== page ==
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Russia's war on Ukraine affects the chip industry

Russia’s war on Ukraine affects the chip industry

As we’ve mentioned several times here, the COVID-19 pandemic has been and continues to play an important role in chip shortages. However, at a time when the virus appears to be under control, there is now a new concern in the industry sector.

The Russian invasion of Ukraine may now also have an impact on this component shortage, and it already appears to be affecting the sector slightly. The reason is that Ukraine is one of the largest suppliers of neon, an important component of the chip industry.

Unfortunately, we are witnessing a moment of great tension in Europe, and therefore in the rest of the world. The war began with the Russian invasion of Ukraine on Thursday (24), a situation that has already reinforced several waves of solidarity in the four corners of the planet, with many messages of support, as conflict intensifies and entire families leave. The Ukrainian state is looking for security.

The scenario we see on television, in newspapers and on social networks speaks for itself, and this is a serious problem that is already affecting several sectors.

Russia's invasion of Ukraine affects the chip industry

After the consequences of the epidemic, which in the meantime seem more stable, now also the Russian invasion of Ukraine is adapting the technological industry, especially in relation to the chip sector. Despite the fact that many companies currently have a higher inventory than a few months ago, if the conflict continues for a longer period, there will certainly be a negative and significant impact on the production of electronic components.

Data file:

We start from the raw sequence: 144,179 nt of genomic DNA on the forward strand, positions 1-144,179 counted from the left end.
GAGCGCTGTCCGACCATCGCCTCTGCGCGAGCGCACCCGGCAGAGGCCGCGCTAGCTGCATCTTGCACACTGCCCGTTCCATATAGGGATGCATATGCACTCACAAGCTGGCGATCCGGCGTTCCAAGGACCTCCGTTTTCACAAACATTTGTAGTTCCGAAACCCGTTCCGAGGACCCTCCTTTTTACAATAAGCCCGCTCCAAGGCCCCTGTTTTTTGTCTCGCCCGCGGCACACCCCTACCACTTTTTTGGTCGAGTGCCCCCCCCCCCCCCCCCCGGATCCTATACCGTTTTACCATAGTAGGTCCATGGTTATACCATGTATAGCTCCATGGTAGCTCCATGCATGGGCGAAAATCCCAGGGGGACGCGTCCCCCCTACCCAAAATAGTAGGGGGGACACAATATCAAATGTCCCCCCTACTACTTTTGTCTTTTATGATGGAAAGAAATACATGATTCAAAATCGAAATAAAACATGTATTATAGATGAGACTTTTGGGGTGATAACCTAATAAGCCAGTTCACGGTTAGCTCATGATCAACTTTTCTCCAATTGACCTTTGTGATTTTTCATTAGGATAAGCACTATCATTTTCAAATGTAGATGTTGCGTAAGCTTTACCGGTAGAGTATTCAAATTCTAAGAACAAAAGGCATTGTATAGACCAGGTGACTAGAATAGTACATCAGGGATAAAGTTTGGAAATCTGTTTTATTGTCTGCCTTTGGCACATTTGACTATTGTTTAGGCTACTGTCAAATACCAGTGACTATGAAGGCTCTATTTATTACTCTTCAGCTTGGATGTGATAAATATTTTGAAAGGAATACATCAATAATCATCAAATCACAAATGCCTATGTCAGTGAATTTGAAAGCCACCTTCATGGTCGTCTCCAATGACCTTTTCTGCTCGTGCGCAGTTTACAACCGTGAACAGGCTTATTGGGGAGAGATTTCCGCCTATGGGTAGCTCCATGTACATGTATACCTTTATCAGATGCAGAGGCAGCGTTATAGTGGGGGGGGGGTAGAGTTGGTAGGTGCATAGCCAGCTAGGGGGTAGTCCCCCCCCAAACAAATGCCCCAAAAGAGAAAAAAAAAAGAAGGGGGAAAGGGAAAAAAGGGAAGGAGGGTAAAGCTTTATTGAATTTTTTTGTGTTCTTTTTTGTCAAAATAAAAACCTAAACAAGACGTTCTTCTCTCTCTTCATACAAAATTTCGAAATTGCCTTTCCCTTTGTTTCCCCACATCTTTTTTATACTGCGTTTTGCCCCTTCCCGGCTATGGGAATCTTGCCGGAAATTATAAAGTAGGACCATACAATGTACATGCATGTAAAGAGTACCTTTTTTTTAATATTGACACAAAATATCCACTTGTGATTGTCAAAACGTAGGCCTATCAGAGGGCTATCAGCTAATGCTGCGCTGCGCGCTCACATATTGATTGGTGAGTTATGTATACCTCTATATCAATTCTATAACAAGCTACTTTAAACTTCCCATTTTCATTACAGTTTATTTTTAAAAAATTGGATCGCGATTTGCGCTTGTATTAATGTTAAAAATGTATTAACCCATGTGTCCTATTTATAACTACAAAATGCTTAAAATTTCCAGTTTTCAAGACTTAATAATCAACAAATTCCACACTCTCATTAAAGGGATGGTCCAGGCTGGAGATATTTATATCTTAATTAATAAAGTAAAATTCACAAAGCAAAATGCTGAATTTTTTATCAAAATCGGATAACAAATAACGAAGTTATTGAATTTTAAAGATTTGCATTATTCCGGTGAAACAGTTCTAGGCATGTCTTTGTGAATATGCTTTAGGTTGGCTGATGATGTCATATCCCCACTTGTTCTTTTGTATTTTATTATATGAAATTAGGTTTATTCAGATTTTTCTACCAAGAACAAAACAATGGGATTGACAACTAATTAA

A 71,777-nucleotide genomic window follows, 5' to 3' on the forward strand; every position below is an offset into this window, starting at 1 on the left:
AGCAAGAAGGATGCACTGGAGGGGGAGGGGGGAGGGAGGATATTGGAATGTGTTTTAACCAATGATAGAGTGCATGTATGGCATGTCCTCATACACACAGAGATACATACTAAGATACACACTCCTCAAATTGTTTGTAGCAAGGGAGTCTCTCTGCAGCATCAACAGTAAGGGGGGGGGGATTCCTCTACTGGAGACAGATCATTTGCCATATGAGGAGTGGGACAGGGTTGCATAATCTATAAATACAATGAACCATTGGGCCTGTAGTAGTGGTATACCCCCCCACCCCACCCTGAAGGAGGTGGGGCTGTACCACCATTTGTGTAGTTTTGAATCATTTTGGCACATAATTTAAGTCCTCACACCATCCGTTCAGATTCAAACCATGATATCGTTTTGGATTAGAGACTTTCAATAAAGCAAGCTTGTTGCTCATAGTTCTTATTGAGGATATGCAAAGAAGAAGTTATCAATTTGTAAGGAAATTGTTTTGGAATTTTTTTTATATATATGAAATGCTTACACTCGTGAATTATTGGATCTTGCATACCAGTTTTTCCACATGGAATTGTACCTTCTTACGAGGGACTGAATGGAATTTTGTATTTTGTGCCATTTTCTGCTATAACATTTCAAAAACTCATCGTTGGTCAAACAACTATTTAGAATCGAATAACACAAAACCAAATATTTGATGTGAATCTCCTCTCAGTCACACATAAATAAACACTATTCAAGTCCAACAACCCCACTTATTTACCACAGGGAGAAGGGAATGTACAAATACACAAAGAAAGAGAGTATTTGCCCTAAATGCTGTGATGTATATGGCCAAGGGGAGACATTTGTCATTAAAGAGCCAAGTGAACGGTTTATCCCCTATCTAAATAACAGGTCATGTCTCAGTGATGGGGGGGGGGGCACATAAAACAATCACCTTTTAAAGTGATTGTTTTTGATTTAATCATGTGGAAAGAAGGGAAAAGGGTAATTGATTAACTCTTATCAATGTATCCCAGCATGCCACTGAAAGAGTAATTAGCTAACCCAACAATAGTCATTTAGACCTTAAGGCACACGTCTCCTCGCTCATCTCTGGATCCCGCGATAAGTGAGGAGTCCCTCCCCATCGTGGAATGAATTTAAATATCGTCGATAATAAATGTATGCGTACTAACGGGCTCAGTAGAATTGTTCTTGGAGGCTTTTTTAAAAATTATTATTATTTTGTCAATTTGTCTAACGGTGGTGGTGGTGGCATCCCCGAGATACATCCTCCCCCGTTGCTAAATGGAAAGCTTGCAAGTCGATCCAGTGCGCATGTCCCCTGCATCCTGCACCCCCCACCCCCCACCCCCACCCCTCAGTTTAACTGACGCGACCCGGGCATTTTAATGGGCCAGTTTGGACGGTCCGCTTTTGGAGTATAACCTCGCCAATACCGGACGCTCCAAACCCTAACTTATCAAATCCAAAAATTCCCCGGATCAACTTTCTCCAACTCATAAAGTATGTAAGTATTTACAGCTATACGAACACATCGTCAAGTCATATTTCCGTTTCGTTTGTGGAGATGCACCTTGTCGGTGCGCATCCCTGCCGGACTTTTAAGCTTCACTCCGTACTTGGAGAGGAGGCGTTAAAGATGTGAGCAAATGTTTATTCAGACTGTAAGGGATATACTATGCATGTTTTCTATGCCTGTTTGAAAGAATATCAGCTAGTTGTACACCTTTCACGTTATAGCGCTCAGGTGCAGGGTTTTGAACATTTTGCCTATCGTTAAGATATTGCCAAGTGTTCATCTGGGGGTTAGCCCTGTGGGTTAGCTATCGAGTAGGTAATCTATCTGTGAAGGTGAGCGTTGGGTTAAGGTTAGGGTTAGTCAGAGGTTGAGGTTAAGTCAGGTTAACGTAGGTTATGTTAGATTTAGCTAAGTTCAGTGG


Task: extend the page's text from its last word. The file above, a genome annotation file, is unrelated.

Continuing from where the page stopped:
This is because Ukraine progress More than 90% neon grade semiconductor to USA. This is an essential component applied to lasers used to manufacture chips. In addition, gas purification, a by-product of the Russian steel industry, is being refined in Ukraine, according to market analysis firm Techcet.

In addition, palladium, a metal used in sensors, memory components and other applications, is largely produced in Russia, with about 35% of it earmarked for the North American market.

According to a source in the Japanese chip industry who spoke on condition of anonymity:

Chip makers don't feel a direct hit, but companies that supply materials for semiconductor manufacturing, and that buy gases including neon and palladium, from Russia and Ukraine do.

Availability of these materials is already tight, and any additional pressure on supply could drive up prices. This, in turn, could lead to higher chip prices.

As a result, some companies are already looking at other solutions. For example, the Dutch company ASML Holding, said last Wednesday (23) that it is already analyzing other alternatives to obtain neon.

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